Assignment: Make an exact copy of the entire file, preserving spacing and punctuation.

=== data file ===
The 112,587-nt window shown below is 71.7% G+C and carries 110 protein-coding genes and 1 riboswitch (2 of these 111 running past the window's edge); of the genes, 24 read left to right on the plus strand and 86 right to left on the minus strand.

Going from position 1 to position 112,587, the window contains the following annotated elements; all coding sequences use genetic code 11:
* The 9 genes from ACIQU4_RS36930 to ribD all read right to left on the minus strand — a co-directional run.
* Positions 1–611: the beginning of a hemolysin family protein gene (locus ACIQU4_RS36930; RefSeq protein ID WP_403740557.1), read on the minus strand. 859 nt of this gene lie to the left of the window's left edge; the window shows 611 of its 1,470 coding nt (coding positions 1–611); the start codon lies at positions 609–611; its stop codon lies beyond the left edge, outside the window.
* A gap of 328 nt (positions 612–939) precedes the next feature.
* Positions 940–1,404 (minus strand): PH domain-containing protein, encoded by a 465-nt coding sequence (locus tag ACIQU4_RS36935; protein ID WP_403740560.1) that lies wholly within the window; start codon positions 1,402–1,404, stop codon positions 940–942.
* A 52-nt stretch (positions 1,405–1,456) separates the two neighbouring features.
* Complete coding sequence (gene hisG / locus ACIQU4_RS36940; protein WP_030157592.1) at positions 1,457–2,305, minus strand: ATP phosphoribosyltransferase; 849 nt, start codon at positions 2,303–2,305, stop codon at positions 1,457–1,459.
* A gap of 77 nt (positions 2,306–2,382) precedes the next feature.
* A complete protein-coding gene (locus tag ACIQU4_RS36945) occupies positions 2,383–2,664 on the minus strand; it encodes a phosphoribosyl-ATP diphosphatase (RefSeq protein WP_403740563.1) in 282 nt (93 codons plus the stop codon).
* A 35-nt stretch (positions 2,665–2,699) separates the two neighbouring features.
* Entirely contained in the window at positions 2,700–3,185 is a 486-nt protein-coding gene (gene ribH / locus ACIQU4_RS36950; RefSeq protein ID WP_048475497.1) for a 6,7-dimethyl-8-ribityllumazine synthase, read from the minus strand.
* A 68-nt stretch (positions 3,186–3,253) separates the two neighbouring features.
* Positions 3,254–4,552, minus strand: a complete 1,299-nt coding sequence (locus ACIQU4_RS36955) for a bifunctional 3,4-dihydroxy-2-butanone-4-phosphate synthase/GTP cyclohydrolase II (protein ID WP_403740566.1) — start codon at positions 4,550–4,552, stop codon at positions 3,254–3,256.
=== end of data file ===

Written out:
The 112,587-nt window shown below is 71.7% G+C and carries 110 protein-coding genes and 1 riboswitch (2 of these 111 running past the window's edge); of the genes, 24 read left to right on the plus strand and 86 right to left on the minus strand.

Going from position 1 to position 112,587, the window contains the following annotated elements; all coding sequences use genetic code 11:
* The 9 genes from ACIQU4_RS36930 to ribD all read right to left on the minus strand — a co-directional run.
* Positions 1–611: the beginning of a hemolysin family protein gene (locus ACIQU4_RS36930; RefSeq protein ID WP_403740557.1), read on the minus strand. 859 nt of this gene lie to the left of the window's left edge; the window shows 611 of its 1,470 coding nt (coding positions 1–611); the start codon lies at positions 609–611; its stop codon lies beyond the left edge, outside the window.
* A gap of 328 nt (positions 612–939) precedes the next feature.
* Positions 940–1,404 (minus strand): PH domain-containing protein, encoded by a 465-nt coding sequence (locus tag ACIQU4_RS36935; protein ID WP_403740560.1) that lies wholly within the window; start codon positions 1,402–1,404, stop codon positions 940–942.
* A 52-nt stretch (positions 1,405–1,456) separates the two neighbouring features.
* Complete coding sequence (gene hisG / locus ACIQU4_RS36940; protein WP_030157592.1) at positions 1,457–2,305, minus strand: ATP phosphoribosyltransferase; 849 nt, start codon at positions 2,303–2,305, stop codon at positions 1,457–1,459.
* A gap of 77 nt (positions 2,306–2,382) precedes the next feature.
* A complete protein-coding gene (locus tag ACIQU4_RS36945) occupies positions 2,383–2,664 on the minus strand; it encodes a phosphoribosyl-ATP diphosphatase (RefSeq protein WP_403740563.1) in 282 nt (93 codons plus the stop codon).
* A 35-nt stretch (positions 2,665–2,699) separates the two neighbouring features.
* Entirely contained in the window at positions 2,700–3,185 is a 486-nt protein-coding gene (gene ribH / locus ACIQU4_RS36950; RefSeq protein ID WP_048475497.1) for a 6,7-dimethyl-8-ribityllumazine synthase, read from the minus strand.
* A 68-nt stretch (positions 3,186–3,253) separates the two neighbouring features.
* Positions 3,254–4,552, minus strand: a complete 1,299-nt coding sequence (locus ACIQU4_RS36955) for a bifunctional 3,4-dihydroxy-2-butanone-4-phosphate synthase/GTP cyclohydrolase II (protein ID WP_403740566.1) — start codon at positions 4,550–4,552, stop codon at positions 3,254–3,256.